Believers at worship, in communion with the Saviour, bearing witness to an excitement a new hope and life in the midst of confusion and grief … Disciples, now as then, are called/enabled to be witnesses(literally,martyrs) to “these things”. You and I. Not necessarily expert witnesses, but people who tell the truth about what they have experienced.

We have heard some of the earliest of these testimonies: “I touched him, and he was not a ghost”; “I saw the marks in his hands and feet; he was the crucified one”; “I broke bread with him, and he ate” … More than two thousand years later, we can still give evidence of how the risen Jesus has come into our lives and retold the story of our lives in a way that opens our minds …

We might consider, then, what kind of witnesses we are witnesses to what? To whom? For what? For whom?

We have gathered, talked, wondered, read the papers; we seek to understand the scriptures in relation to the crucified and risen Jesus indeed, without him, without the key that is his passionate love, that is, his suffering and rising to new life, our minds are closed (the meaning of the scriptures in spite of what some fundamentalists would have us think is not self-evident, is not obvious) … It’s worth dwelling on this a while …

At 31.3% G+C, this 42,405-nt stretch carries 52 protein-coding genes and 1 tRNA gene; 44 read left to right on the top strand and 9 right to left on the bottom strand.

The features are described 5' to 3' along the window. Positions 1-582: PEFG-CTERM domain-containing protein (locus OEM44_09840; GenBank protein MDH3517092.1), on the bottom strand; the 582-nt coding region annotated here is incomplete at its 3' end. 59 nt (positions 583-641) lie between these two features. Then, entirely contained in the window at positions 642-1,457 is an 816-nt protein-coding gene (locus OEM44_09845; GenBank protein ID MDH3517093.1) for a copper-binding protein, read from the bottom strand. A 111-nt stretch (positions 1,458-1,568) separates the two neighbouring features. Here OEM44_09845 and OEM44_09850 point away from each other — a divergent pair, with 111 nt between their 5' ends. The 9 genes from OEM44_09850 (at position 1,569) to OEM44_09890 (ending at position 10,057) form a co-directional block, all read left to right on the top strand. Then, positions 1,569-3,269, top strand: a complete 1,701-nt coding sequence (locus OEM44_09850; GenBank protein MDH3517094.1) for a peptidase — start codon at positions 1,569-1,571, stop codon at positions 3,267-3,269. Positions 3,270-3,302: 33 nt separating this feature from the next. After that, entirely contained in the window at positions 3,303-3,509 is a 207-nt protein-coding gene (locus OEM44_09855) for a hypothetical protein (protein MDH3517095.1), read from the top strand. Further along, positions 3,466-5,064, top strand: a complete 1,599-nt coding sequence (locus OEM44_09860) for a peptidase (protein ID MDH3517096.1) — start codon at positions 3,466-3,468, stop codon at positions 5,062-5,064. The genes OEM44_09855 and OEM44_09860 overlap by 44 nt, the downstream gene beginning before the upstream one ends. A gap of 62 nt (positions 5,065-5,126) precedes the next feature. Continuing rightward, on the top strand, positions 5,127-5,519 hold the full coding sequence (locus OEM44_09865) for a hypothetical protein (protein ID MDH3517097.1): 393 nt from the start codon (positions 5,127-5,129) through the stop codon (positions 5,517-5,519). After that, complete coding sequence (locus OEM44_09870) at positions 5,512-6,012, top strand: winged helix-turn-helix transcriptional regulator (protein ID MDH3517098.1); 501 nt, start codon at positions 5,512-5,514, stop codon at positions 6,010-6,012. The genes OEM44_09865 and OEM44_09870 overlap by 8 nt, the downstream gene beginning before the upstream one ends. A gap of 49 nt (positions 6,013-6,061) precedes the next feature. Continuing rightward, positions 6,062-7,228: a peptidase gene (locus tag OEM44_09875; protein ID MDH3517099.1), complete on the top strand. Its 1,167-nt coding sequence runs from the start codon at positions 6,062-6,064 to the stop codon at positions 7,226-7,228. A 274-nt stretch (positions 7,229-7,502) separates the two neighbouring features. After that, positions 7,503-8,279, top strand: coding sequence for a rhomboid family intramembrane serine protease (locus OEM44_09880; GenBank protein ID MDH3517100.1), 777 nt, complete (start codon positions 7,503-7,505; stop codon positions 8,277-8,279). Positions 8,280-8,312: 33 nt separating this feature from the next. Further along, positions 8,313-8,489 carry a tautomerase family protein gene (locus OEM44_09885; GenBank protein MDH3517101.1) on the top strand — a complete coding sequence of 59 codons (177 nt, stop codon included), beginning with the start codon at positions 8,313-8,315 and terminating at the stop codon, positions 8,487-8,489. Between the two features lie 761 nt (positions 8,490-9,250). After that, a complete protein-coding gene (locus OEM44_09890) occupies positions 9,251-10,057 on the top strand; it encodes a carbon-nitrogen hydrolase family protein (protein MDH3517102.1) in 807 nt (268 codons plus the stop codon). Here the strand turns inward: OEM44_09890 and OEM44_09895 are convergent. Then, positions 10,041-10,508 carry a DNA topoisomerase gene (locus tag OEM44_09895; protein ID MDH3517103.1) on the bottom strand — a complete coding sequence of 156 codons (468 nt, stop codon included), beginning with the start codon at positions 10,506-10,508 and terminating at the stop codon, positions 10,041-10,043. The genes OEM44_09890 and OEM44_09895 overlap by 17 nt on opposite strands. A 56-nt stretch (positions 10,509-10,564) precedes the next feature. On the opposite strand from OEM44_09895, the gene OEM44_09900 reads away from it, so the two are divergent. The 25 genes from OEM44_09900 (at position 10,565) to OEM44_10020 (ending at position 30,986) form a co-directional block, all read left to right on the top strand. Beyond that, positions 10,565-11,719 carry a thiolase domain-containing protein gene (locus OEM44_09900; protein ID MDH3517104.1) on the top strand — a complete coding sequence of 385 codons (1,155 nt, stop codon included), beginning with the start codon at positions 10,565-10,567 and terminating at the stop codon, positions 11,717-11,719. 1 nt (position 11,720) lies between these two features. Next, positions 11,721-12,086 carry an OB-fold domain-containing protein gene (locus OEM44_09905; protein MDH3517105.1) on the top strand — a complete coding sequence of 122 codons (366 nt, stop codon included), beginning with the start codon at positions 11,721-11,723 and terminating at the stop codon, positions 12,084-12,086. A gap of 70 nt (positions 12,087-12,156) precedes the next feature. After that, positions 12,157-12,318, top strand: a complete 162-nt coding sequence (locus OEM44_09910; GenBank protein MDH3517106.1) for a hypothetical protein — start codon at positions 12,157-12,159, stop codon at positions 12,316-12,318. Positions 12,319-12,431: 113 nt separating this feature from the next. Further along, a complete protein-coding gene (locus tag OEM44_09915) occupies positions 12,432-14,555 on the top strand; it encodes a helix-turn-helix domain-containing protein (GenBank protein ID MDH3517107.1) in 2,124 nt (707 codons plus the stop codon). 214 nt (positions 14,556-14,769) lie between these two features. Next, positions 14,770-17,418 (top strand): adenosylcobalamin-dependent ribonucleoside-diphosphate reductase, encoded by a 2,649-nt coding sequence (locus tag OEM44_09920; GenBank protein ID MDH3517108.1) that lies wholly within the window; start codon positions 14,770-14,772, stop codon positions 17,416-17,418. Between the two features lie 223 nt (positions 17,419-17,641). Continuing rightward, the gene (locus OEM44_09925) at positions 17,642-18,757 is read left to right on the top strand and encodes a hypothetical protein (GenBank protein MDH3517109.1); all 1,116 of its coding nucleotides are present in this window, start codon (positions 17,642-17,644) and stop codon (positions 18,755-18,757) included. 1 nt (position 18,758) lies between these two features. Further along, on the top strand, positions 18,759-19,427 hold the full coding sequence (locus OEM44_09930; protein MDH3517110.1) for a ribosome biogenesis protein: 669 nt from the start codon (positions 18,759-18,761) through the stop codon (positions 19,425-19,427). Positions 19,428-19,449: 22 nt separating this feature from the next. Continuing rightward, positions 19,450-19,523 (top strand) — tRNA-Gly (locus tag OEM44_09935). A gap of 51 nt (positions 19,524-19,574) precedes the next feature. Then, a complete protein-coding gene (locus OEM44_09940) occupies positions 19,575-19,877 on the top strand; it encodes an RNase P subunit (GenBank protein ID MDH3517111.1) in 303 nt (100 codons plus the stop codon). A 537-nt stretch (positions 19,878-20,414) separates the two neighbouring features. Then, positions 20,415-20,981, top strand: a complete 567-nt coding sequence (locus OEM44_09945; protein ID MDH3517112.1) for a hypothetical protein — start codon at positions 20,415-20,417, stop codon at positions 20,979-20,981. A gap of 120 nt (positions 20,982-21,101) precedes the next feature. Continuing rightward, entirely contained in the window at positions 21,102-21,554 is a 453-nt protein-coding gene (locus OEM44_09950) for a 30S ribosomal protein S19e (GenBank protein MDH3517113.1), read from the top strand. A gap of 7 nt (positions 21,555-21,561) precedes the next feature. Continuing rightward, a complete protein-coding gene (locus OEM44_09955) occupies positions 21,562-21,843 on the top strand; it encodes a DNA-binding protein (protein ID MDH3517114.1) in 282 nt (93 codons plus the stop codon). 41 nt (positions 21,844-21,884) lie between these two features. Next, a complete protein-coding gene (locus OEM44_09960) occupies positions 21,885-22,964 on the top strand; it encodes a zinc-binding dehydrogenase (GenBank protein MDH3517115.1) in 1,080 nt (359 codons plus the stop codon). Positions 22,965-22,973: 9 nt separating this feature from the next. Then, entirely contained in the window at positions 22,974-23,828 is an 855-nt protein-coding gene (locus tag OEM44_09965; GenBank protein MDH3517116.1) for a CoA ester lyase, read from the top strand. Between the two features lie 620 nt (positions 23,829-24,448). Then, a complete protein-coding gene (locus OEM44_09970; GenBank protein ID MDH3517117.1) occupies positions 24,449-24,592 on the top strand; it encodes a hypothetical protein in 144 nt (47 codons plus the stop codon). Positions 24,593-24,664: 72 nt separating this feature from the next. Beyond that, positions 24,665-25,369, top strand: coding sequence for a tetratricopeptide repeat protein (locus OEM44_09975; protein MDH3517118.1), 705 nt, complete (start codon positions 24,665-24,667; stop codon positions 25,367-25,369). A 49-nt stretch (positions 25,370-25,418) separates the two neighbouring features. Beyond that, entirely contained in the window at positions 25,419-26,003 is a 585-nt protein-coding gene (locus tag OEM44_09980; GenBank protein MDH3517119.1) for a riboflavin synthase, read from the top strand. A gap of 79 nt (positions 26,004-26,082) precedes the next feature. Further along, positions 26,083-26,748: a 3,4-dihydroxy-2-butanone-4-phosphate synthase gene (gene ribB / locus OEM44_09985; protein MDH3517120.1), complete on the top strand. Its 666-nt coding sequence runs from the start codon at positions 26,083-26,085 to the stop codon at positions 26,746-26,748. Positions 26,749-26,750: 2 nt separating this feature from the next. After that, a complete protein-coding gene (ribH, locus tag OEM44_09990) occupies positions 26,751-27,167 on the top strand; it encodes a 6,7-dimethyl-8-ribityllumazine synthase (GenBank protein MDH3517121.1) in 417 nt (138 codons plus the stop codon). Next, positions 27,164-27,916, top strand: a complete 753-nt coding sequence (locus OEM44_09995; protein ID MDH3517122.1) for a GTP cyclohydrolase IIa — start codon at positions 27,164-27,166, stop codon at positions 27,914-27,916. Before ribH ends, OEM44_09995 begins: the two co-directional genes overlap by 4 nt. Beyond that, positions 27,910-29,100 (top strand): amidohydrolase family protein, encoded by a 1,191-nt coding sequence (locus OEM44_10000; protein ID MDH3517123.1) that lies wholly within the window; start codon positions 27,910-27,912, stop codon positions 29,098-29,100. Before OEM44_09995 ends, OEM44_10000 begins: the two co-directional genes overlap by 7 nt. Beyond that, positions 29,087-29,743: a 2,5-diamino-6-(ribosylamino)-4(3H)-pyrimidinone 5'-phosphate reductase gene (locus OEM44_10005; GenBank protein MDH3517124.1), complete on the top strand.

On Jesus as the Word of God … on this Jesus who tells the story of God’s plan to restore all of creation, from the covenant with Abraham to the exodus from Egypt, from Ezekiel’s valley of the dry bones to Isaiah’s suffering servant. On this Jesus who makes central that which is marginal: the subversive and counter-intuitive claims in the Bible ethnic minorities chosen; foreigners, younger brothers, youngest sons appointed leaders; sex workers, persecuted prophets, humble peasants, shepherds, lepers, Samaritans lauded as exemplars of faith …